Another legal hold-up for planned California tribal casino

Home » Another legal hold-up for planned California tribal casino

In the western American state of California and an appeals court has reportedly temporarily scuppered the plan from the North Fork Rancheria of Mono Indians to build a new tribal casino on 305 acres of land just north of the city of Madera.

According to a Friday report from The San Joaquin Valley Sun newspaper, the federally-recognized tribe had been planning to break ground on the coming Madera County facility later this month in advance of holding a grand opening ceremony sometime before the end of next year. The finished 213,000 sq ft enterprise was purportedly due to be run by the Station Casinos enterprise of Las Vegas-headquartered Red Rock Resorts Incorporated and feature a 200-room hotel as well as a gaming floor offering a selection of some 2,000 slots as well as 40 gaming tables.

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Earlier efforts:

With its traditional homeland in the southern Sierra Nevada foothills of ‘The Golden State’, the North Fork Rancheria of Mono Indians had reportedly already overcome a long-running legal challenge from the United Auburn Indian Community of the Auburn Rancheria, which is responsible for California’s 300-room Thunder Valley Casino Resort, and was eager to open its gambling-friendly enterprise moreover offering a pair of standalone restaurants in addition to a ‘food hall’ concept.

Serious setback:

However, the newspaper reported that this plan from the North Fork Rancheria of Mono Indians has now fallen foul of a ruling from the California Fifth District Court of Appeal that could end up wrecking the entire project. This May 13 decision came after the Stand Up for California! anti-casino activist group lodged a triumphant lawsuit that named both the tribe and the state as defendants.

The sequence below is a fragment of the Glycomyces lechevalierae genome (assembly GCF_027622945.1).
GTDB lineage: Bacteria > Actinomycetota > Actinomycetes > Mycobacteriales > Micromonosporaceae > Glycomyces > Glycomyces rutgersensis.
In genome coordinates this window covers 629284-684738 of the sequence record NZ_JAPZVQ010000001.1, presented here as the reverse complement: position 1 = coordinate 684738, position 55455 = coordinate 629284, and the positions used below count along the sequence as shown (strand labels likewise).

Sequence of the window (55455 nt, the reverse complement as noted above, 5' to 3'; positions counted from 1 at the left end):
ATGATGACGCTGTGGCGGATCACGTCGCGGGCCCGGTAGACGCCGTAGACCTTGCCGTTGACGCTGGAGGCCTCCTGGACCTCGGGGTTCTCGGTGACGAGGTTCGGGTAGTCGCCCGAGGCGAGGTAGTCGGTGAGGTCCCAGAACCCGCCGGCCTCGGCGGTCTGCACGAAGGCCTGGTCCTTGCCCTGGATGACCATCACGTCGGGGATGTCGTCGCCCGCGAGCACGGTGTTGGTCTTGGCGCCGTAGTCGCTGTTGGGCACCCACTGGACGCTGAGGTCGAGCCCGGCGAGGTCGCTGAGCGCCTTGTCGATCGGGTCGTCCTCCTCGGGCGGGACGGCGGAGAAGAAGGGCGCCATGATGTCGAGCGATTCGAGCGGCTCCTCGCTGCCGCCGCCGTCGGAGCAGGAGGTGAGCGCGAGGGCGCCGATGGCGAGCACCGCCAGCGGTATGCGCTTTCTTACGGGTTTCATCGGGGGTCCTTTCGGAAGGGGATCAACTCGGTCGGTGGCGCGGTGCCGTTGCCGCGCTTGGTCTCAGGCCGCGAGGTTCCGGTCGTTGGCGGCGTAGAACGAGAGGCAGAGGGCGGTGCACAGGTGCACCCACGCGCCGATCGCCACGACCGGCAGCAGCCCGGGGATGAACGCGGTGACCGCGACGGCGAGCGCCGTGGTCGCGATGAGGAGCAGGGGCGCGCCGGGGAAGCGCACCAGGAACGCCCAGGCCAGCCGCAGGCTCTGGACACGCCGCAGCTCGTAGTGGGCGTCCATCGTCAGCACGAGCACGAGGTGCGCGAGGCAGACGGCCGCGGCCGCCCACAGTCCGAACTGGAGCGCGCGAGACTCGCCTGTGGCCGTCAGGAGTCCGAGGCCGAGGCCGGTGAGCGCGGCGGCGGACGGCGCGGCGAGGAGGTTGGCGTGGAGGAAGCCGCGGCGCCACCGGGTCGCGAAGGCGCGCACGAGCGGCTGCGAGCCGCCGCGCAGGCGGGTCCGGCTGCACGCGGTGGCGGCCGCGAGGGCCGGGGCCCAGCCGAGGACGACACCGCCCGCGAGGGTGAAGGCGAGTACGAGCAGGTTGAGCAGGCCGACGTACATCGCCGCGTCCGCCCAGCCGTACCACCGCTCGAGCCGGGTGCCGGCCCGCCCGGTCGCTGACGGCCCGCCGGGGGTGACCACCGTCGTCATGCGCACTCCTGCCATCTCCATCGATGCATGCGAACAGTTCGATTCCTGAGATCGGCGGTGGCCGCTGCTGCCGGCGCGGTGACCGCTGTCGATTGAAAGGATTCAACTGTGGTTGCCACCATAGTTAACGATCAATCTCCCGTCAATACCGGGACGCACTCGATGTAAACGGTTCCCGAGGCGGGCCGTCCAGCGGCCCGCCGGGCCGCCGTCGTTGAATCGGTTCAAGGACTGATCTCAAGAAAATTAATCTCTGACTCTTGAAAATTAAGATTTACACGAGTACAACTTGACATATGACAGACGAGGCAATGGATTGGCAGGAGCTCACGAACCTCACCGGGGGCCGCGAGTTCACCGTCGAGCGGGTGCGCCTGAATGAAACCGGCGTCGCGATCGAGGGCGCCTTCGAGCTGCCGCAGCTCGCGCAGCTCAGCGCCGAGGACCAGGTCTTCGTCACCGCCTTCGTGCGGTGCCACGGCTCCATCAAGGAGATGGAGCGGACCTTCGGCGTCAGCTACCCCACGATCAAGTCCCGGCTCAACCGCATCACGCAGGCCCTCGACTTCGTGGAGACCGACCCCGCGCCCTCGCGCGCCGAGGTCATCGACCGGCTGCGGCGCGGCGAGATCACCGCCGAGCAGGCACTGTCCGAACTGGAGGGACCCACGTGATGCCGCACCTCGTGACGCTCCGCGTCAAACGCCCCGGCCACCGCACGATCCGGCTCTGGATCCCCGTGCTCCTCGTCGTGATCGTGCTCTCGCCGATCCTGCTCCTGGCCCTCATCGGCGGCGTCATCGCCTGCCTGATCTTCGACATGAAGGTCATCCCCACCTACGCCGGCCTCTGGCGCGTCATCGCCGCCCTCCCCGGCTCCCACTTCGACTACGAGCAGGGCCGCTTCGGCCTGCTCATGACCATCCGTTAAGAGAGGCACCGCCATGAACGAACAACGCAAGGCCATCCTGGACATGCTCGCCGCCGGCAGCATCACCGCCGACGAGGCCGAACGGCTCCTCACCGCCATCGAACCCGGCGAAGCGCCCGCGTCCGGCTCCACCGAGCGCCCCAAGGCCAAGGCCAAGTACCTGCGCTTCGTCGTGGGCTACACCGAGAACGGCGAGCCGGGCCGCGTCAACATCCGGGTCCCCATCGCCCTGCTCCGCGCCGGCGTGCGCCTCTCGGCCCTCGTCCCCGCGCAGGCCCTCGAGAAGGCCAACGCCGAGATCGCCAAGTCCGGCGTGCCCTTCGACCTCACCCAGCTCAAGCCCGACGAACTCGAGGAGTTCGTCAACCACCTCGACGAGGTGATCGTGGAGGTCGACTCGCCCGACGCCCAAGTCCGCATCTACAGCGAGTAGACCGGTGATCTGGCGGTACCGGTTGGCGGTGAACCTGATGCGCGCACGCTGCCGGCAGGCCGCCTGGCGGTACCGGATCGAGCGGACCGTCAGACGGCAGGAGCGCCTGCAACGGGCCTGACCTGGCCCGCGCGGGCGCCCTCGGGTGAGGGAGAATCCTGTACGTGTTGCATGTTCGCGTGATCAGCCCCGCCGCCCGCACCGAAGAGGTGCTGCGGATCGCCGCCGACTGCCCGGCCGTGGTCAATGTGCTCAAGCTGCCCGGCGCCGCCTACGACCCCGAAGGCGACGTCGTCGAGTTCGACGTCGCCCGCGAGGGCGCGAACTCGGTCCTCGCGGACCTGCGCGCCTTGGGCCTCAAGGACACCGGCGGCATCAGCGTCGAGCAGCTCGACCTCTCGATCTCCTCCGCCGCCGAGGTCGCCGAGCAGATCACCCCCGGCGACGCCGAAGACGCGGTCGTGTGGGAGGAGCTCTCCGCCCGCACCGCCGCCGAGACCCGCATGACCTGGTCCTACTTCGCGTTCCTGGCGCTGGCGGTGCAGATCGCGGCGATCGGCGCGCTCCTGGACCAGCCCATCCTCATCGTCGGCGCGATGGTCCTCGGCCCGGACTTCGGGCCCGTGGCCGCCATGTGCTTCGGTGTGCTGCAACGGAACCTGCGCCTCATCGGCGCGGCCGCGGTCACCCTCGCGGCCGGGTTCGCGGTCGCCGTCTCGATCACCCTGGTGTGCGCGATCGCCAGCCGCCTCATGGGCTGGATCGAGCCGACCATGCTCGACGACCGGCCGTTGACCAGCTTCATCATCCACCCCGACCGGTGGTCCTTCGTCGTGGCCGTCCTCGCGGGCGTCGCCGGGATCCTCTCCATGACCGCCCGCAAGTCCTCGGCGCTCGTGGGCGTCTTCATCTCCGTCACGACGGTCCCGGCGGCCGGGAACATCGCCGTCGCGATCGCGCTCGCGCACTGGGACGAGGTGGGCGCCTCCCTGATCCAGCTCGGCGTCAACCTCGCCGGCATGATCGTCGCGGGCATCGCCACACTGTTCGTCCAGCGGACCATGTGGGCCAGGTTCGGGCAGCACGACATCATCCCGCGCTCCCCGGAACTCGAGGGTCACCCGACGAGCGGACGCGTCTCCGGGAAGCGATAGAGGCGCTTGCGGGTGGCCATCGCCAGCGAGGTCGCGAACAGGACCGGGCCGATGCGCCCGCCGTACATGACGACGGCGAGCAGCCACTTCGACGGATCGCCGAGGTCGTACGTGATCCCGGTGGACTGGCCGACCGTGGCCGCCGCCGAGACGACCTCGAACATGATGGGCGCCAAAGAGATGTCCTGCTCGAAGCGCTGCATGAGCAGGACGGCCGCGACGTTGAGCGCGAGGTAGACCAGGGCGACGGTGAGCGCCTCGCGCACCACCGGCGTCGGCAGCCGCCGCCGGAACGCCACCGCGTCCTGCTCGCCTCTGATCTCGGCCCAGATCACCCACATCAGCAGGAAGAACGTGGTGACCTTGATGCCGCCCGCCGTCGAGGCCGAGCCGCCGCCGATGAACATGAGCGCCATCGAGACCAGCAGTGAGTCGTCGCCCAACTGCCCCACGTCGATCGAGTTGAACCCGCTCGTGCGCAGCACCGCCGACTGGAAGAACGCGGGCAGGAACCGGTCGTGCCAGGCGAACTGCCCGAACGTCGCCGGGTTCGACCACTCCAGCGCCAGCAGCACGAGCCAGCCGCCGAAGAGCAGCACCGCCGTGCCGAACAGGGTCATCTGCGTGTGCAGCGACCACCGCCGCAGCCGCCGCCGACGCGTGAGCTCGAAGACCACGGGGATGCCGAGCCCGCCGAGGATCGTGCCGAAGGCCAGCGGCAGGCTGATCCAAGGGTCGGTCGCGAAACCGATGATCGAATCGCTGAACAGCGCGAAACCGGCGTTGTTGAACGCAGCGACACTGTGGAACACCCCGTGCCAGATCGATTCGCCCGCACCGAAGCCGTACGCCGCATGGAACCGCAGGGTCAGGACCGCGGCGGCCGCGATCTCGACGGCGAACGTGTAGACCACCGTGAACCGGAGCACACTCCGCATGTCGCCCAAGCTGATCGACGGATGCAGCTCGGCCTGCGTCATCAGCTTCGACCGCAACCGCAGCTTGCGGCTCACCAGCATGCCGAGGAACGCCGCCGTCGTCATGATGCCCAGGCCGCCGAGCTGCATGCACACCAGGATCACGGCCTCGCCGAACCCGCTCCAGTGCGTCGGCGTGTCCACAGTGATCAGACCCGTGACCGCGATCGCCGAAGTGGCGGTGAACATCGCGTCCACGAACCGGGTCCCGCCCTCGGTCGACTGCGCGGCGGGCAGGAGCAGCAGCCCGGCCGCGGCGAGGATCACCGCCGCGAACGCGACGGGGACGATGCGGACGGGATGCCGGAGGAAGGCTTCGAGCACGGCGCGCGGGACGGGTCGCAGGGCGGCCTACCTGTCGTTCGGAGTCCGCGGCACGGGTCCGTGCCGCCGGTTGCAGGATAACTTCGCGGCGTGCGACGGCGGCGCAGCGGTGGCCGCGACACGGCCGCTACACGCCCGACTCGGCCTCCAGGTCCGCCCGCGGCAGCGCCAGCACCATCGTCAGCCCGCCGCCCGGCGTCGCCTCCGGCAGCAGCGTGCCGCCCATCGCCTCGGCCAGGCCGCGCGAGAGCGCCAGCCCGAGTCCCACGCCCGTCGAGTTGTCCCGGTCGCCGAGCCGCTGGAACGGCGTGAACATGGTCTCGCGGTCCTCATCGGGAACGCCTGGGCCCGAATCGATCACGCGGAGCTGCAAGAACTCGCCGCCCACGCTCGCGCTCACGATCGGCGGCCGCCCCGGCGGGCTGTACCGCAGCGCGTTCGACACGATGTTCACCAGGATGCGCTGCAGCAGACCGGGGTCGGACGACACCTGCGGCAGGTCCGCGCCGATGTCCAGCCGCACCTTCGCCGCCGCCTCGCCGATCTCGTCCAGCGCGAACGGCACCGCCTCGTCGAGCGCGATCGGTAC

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Foundational flop:

In its legal action, the Stand Up for California! plaintiff reportedly argued that the 2012 gaming compact the North Fork Rancheria of Mono Indians inked with then-Governor Jerry Brown had been invalidated by the failure to pass Proposition 48 some two years later. This measure, which was officially known as the Indian Gaming Compacts Referendum, purportedly came after the Democrat had signed off on a United States Department of the Interior decision to place the 305-acre site just off of the Golden State Highway into trust for the purposes of hosting a tribal casino.

Chief contention:

But, Stand Up for California! reportedly managed to successfully argue last month that the casino should not be allowed because California voters had overwhelmingly rejected Proposition 48, which would have approved the deal between the tribe and the state, by a margin of 61% to 39%.

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Reportedly read the ruling from the California Fifth District Court of Appeal…

“We conclude the people retained the power to annul a concurrence by the Governor and the voters exercised this retained power at the 2014 election by impliedly revoking the concurrence for the Madera site.”

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